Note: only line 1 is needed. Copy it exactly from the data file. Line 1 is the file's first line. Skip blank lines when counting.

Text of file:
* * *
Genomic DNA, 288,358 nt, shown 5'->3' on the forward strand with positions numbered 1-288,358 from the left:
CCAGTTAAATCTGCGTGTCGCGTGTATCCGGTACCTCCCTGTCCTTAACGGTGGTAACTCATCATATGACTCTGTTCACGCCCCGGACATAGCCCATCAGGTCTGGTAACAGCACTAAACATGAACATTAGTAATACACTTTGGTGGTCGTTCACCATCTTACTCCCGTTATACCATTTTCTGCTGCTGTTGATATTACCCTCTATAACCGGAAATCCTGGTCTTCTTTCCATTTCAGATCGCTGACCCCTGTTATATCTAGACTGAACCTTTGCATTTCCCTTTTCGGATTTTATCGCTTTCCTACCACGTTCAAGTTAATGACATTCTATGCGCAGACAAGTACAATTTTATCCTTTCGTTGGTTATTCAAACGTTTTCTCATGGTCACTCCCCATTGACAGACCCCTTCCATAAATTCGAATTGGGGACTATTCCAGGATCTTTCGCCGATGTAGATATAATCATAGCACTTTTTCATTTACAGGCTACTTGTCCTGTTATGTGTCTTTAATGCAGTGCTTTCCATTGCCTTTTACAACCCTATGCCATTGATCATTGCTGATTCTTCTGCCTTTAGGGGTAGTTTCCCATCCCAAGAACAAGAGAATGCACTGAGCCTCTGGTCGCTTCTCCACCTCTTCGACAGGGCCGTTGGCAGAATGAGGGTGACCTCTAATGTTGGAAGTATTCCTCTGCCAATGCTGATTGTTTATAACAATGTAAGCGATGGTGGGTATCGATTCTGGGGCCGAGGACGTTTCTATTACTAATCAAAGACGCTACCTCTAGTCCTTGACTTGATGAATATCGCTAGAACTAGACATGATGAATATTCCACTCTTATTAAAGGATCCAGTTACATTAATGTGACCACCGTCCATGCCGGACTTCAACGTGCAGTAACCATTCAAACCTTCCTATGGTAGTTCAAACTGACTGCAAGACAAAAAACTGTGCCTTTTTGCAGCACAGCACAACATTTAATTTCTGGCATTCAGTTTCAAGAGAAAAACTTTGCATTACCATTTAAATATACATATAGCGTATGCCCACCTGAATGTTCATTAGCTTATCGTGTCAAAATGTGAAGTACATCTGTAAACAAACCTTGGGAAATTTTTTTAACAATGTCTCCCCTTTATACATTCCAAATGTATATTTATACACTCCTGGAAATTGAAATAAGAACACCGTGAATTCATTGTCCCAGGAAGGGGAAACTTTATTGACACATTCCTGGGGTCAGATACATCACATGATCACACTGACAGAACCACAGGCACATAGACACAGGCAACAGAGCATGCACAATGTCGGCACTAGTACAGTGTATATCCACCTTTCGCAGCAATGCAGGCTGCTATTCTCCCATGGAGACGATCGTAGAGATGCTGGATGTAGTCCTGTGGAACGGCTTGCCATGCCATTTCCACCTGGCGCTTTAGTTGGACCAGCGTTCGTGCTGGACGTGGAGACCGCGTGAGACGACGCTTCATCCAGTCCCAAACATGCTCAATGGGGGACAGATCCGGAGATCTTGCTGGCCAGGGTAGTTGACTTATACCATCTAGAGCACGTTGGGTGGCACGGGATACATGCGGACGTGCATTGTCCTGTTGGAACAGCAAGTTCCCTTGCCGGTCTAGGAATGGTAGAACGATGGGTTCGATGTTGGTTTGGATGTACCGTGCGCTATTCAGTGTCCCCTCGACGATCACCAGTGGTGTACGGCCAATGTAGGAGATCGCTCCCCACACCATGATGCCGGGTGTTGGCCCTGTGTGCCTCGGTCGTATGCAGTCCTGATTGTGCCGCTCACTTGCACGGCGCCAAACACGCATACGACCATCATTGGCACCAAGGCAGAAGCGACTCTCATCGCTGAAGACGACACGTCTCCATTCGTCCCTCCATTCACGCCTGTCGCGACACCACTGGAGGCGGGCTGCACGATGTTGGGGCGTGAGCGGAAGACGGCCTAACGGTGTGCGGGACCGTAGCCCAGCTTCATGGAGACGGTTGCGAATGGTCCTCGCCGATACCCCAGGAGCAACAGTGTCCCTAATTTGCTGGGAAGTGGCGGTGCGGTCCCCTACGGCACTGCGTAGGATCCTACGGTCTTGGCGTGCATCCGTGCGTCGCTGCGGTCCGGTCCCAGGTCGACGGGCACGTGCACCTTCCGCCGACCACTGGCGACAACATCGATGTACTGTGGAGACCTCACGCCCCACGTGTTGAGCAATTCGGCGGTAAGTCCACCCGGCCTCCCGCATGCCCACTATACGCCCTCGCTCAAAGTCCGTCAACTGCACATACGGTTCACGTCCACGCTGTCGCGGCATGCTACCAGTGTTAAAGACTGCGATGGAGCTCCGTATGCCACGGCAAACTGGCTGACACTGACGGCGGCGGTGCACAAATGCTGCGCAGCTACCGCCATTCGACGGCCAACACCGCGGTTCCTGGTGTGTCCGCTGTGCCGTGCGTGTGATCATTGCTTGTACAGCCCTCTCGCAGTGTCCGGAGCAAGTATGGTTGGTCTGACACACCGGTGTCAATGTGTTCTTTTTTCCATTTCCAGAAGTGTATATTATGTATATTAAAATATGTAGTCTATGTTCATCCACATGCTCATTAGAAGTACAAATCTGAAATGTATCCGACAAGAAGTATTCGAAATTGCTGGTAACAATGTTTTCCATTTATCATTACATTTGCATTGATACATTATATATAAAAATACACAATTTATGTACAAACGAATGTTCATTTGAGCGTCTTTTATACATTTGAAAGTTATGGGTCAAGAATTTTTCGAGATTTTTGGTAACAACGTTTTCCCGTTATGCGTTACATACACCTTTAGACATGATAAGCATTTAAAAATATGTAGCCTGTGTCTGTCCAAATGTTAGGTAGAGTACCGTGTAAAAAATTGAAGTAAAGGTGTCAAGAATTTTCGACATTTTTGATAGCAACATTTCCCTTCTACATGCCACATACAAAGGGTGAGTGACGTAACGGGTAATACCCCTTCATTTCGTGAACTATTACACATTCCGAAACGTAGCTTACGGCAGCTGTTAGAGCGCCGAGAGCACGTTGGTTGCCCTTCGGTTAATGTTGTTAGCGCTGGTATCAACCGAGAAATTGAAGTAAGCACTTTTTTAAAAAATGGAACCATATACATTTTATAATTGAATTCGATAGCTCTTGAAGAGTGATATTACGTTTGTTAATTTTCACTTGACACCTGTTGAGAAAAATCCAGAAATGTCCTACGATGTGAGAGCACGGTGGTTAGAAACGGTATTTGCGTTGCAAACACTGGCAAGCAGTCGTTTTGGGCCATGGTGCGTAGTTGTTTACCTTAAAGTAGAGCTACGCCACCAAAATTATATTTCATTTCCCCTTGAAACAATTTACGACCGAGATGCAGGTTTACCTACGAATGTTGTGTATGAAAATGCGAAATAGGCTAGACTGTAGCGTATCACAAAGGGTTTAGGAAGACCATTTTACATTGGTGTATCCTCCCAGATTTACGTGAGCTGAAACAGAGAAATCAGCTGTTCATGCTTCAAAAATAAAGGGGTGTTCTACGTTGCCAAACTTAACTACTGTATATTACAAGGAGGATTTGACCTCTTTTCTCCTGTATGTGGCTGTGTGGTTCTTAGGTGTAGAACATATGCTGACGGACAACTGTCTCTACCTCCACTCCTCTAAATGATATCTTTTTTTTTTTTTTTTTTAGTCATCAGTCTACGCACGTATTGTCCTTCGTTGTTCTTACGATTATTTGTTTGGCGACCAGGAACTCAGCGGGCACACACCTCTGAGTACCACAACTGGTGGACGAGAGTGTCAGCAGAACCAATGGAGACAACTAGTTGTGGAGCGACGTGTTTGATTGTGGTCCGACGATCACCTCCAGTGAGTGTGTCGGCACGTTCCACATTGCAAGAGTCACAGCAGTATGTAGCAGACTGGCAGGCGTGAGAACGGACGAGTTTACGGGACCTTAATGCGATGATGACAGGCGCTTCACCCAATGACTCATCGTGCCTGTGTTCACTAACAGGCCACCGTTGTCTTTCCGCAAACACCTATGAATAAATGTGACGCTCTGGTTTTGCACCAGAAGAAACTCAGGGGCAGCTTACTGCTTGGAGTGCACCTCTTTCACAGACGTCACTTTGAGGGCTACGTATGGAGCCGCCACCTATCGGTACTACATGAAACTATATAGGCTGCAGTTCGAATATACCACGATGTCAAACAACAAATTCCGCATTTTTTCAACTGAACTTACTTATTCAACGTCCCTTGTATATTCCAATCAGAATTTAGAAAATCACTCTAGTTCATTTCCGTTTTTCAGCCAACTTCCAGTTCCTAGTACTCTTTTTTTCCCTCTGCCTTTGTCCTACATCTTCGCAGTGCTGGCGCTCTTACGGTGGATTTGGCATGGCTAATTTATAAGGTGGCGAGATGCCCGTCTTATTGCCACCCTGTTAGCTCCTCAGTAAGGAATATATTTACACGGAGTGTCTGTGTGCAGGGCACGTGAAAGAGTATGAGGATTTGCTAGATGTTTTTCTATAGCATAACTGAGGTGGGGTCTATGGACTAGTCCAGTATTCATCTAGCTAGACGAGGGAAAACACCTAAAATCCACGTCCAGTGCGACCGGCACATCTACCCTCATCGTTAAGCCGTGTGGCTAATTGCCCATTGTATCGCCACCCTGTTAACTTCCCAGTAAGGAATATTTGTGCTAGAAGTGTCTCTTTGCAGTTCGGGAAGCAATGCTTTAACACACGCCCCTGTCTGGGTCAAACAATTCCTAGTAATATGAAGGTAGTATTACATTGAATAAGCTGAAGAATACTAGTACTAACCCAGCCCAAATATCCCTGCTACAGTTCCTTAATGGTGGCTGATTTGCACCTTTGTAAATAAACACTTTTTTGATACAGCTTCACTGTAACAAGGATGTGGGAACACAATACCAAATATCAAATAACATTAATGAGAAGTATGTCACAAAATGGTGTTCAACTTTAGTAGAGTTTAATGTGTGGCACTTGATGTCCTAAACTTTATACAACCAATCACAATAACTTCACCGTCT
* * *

Genomic DNA, 288,358 nt, shown 5'->3' on the forward strand with positions numbered 1-288,358 from the left: